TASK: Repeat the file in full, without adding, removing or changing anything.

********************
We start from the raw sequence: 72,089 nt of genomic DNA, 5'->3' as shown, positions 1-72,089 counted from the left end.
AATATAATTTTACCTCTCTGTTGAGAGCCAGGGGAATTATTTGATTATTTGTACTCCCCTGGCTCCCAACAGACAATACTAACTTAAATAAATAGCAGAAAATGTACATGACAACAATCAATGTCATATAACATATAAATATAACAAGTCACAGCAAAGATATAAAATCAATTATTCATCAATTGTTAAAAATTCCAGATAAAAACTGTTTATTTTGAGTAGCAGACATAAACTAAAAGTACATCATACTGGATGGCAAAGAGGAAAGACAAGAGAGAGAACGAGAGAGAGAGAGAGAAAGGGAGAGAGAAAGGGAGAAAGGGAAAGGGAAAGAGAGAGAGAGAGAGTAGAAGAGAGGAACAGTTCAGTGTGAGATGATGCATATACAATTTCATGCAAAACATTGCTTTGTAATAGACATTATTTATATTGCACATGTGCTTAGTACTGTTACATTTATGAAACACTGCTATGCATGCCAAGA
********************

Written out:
We start from the raw sequence: 72,089 nt of genomic DNA, 5'->3' as shown, positions 1-72,089 counted from the left end.
AATATAATTTTACCTCTCTGTTGAGAGCCAGGGGAATTATTTGATTATTTGTACTCCCCTGGCTCCCAACAGACAATACTAACTTAAATAAATAGCAGAAAATGTACATGACAACAATCAATGTCATATAACATATAAATATAACAAGTCACAGCAAAGATATAAAATCAATTATTCATCAATTGTTAAAAATTCCAGATAAAAACTGTTTATTTTGAGTAGCAGACATAAACTAAAAGTACATCATACTGGATGGCAAAGAGGAAAGACAAGAGAGAGAACGAGAGAGAGAGAGAGAAAGGGAGAGAGAAAGGGAGAAAGGGAAAGGGAAAGAGAGAGAGAGAGAGTAGAAGAGAGGAACAGTTCAGTGTGAGATGATGCATATACAATTTCATGCAAAACATTGCTTTGTAATAGACATTATTTATATTGCACATGTGCTTAGTACTGTTACATTTATGAAACACTGCTATGCATGCCAAGA